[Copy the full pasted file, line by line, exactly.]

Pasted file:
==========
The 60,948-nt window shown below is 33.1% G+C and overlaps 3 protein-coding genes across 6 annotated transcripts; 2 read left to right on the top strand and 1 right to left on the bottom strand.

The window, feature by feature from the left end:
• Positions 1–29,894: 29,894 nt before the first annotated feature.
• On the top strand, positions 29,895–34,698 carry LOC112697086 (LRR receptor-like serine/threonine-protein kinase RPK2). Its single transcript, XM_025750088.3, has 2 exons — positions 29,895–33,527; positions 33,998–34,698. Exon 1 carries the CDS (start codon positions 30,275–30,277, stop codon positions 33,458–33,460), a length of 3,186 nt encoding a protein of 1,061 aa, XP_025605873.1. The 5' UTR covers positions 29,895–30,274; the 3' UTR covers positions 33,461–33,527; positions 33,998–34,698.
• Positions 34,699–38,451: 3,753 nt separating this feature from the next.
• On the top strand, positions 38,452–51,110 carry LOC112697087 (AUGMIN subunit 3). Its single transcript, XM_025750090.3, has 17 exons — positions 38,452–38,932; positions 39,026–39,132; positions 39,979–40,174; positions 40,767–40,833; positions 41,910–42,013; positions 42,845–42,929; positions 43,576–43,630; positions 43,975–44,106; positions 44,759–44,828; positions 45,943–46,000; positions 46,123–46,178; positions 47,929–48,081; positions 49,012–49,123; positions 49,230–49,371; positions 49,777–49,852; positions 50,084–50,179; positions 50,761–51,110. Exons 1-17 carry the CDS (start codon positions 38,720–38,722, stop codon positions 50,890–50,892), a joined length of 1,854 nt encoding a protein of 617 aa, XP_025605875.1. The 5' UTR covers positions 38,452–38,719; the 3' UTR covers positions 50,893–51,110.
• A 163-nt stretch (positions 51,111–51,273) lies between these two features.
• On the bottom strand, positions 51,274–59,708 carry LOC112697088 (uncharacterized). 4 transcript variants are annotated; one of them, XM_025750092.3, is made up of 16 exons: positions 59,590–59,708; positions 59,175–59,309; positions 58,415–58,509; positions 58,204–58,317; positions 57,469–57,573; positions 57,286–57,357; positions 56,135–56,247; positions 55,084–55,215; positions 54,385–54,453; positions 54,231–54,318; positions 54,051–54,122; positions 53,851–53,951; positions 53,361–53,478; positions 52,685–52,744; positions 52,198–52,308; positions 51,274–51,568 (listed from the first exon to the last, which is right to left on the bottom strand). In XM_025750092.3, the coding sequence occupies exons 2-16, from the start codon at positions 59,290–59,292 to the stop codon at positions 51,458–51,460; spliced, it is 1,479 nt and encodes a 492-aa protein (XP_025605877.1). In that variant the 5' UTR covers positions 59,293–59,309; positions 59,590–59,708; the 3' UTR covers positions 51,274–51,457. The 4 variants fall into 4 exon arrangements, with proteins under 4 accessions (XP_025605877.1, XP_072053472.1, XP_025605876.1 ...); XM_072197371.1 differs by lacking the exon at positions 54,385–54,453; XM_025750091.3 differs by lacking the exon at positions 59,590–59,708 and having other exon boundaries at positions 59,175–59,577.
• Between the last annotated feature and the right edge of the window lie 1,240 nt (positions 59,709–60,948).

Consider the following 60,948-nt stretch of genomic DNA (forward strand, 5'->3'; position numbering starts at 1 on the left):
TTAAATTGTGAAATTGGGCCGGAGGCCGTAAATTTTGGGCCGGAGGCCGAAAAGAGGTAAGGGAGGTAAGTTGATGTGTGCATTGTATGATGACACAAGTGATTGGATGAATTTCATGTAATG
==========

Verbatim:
The 60,948-nt window shown below is 33.1% G+C and overlaps 3 protein-coding genes across 6 annotated transcripts; 2 read left to right on the top strand and 1 right to left on the bottom strand.

The window, feature by feature from the left end:
• Positions 1–29,894: 29,894 nt before the first annotated feature.
• On the top strand, positions 29,895–34,698 carry LOC112697086 (LRR receptor-like serine/threonine-protein kinase RPK2). Its single transcript, XM_025750088.3, has 2 exons — positions 29,895–33,527; positions 33,998–34,698. Exon 1 carries the CDS (start codon positions 30,275–30,277, stop codon positions 33,458–33,460), a length of 3,186 nt encoding a protein of 1,061 aa, XP_025605873.1. The 5' UTR covers positions 29,895–30,274; the 3' UTR covers positions 33,461–33,527; positions 33,998–34,698.
• Positions 34,699–38,451: 3,753 nt separating this feature from the next.
• On the top strand, positions 38,452–51,110 carry LOC112697087 (AUGMIN subunit 3). Its single transcript, XM_025750090.3, has 17 exons — positions 38,452–38,932; positions 39,026–39,132; positions 39,979–40,174; positions 40,767–40,833; positions 41,910–42,013; positions 42,845–42,929; positions 43,576–43,630; positions 43,975–44,106; positions 44,759–44,828; positions 45,943–46,000; positions 46,123–46,178; positions 47,929–48,081; positions 49,012–49,123; positions 49,230–49,371; positions 49,777–49,852; positions 50,084–50,179; positions 50,761–51,110. Exons 1-17 carry the CDS (start codon positions 38,720–38,722, stop codon positions 50,890–50,892), a joined length of 1,854 nt encoding a protein of 617 aa, XP_025605875.1. The 5' UTR covers positions 38,452–38,719; the 3' UTR covers positions 50,893–51,110.
• A 163-nt stretch (positions 51,111–51,273) lies between these two features.
• On the bottom strand, positions 51,274–59,708 carry LOC112697088 (uncharacterized). 4 transcript variants are annotated; one of them, XM_025750092.3, is made up of 16 exons: positions 59,590–59,708; positions 59,175–59,309; positions 58,415–58,509; positions 58,204–58,317; positions 57,469–57,573; positions 57,286–57,357; positions 56,135–56,247; positions 55,084–55,215; positions 54,385–54,453; positions 54,231–54,318; positions 54,051–54,122; positions 53,851–53,951; positions 53,361–53,478; positions 52,685–52,744; positions 52,198–52,308; positions 51,274–51,568 (listed from the first exon to the last, which is right to left on the bottom strand). In XM_025750092.3, the coding sequence occupies exons 2-16, from the start codon at positions 59,290–59,292 to the stop codon at positions 51,458–51,460; spliced, it is 1,479 nt and encodes a 492-aa protein (XP_025605877.1). In that variant the 5' UTR covers positions 59,293–59,309; positions 59,590–59,708; the 3' UTR covers positions 51,274–51,457. The 4 variants fall into 4 exon arrangements, with proteins under 4 accessions (XP_025605877.1, XP_072053472.1, XP_025605876.1 ...); XM_072197371.1 differs by lacking the exon at positions 54,385–54,453; XM_025750091.3 differs by lacking the exon at positions 59,590–59,708 and having other exon boundaries at positions 59,175–59,577.
• Between the last annotated feature and the right edge of the window lie 1,240 nt (positions 59,709–60,948).

Consider the following 60,948-nt stretch of genomic DNA (forward strand, 5'->3'; position numbering starts at 1 on the left):
TTAAATTGTGAAATTGGGCCGGAGGCCGTAAATTTTGGGCCGGAGGCCGAAAAGAGGTAAGGGAGGTAAGTTGATGTGTGCATTGTATGATGACACAAGTGATTGGATGAATTTCATGTAATG